Two Denver-area physician groups agreed to settle charges by the Federal Trade Commission that they fixed prices and orchestrated boycotts to boost their fees from insurance companies.
The FTC complaints alleged a wide range of anticompetitive conduct by 41-member Physician Integrated Services of Denver, which serves patients in the southern part of the metropolitan area, and 45-member Aurora Associated Primary Care Physicians, in a suburb east of Colorado’s capital city.
The settlement, which did not impose monetary penalties, was designed to prevent future anticompetitive activity by the doctors, the FTC said in a written statement.
The FTC issued complaints about both physician groups. Each complaint also named a nonphysician consultant, Marcia Brauchler, who negotiated contracts with payers on behalf of the doctor groups.
Antitrust law allows physician networks to use agents to negotiate contracts under a “messenger model” arrangement, which requires that doctors either unilaterally accept or reject the contract terms.
The FTC alleged that the two groups and Brauchler did not use a legitimate messenger model but instead “orchestrated boycotts and agreements among physicians to fix prices and other terms they would accept from payers.” In the case of the Aurora-based doctor group, the FTC said, Brauchler created a “Confidential AAPCP Play Book,” complete with instructions for assuming “aggressive” and ‘‘hostile” stances when meeting with payers, and she encouraged doctors to “reject their initial fees offers as too low.”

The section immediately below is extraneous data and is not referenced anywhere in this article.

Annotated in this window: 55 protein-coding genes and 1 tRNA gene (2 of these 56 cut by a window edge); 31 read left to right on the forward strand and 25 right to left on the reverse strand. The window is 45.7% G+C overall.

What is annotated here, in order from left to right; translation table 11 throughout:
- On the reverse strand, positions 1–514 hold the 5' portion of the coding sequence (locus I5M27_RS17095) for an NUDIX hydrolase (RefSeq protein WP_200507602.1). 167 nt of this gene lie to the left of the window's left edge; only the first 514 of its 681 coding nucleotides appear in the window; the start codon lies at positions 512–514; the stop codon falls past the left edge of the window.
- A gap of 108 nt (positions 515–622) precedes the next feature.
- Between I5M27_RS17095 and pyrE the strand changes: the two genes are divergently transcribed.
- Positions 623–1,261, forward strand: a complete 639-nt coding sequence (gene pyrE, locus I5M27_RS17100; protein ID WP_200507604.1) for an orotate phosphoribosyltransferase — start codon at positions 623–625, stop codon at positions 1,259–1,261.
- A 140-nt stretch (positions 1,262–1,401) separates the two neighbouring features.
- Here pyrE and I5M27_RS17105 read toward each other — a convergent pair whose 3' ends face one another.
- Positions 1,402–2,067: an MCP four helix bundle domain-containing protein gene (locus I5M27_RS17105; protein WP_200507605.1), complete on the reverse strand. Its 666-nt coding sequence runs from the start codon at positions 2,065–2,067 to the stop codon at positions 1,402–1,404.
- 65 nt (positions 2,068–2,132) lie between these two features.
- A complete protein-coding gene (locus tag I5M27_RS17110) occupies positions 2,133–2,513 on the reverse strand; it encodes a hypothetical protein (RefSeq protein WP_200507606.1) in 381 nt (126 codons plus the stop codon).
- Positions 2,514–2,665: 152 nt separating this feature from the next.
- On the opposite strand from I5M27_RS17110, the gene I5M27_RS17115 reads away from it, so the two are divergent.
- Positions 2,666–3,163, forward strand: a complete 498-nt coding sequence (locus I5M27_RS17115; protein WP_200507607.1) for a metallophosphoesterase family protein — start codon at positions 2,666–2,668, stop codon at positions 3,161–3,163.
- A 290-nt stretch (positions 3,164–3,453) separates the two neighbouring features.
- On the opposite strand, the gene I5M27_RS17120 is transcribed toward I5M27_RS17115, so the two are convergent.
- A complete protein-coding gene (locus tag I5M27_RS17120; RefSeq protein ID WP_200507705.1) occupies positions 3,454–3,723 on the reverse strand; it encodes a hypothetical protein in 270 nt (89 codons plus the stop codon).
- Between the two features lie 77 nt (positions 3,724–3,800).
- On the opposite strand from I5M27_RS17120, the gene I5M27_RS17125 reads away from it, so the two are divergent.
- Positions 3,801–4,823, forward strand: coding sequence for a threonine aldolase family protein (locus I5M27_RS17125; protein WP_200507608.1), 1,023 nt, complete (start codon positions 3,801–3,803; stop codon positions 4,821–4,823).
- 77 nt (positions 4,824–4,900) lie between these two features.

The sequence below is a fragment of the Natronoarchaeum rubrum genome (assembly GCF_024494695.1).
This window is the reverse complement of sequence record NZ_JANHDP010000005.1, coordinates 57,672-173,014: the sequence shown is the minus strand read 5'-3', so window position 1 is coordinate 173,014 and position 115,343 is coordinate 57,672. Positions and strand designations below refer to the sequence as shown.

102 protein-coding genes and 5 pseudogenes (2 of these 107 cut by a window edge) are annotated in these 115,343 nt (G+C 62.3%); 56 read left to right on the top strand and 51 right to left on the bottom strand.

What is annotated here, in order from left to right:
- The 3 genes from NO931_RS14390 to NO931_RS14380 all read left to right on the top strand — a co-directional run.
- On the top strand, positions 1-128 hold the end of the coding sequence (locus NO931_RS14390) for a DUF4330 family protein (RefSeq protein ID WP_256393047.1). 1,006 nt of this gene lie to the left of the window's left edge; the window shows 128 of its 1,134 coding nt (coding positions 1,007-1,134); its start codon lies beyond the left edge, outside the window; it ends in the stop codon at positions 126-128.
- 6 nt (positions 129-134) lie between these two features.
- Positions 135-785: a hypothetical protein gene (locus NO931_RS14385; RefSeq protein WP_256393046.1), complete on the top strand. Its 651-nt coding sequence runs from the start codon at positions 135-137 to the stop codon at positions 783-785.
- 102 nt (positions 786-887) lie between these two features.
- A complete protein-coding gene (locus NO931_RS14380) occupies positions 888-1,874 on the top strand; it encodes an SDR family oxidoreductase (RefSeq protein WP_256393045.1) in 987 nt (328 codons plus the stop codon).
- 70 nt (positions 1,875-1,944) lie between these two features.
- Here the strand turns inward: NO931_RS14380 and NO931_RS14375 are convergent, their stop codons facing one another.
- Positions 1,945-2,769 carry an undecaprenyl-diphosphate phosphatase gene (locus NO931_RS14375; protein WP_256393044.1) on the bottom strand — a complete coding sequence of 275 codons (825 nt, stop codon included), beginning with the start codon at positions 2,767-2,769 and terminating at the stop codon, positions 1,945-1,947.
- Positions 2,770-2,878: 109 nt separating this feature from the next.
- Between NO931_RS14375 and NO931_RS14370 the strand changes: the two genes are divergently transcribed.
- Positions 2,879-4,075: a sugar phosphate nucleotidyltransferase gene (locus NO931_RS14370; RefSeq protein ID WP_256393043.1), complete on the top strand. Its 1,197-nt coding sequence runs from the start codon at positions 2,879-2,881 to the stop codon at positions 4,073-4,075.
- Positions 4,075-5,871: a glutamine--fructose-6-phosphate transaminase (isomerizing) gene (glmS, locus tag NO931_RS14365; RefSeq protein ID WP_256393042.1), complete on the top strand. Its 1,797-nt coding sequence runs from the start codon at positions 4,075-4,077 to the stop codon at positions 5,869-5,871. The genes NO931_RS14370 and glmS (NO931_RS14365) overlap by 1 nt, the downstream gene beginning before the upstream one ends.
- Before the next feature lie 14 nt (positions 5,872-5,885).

According to the FTC, the two groups “successfully used coercive tactics to induce health plans to offer higher fees to member physicians,” including advising members to terminate or threaten to terminate their pre-existing individual contracts with payers.
“These cases reflect our ongoing effort to ensure that consumers are protected from anticompetitive activity in the healthcare sector,” said Joseph Simons, director of the FTC’s Bureau of Competition. “The conduct challenged here had the purpose and effect of raising prices for physician services, and the physicians were not engaged in any legitimate cooperative activity that could justify agreements on fees.”
Under the settlement, the two groups will be greatly restricted in how they can deal with insurance companies in contract negotiations. For instance, they will be barred from exchanging information about the terms or conditions on which any physician is willing to deal with an insurance company.
The FTC said the two groups are not prohibited from participating in joint negotiations as long they have “clinically integrated joint arrangements” involving risk sharing and incentives aimed at getting members to control costs and improve quality.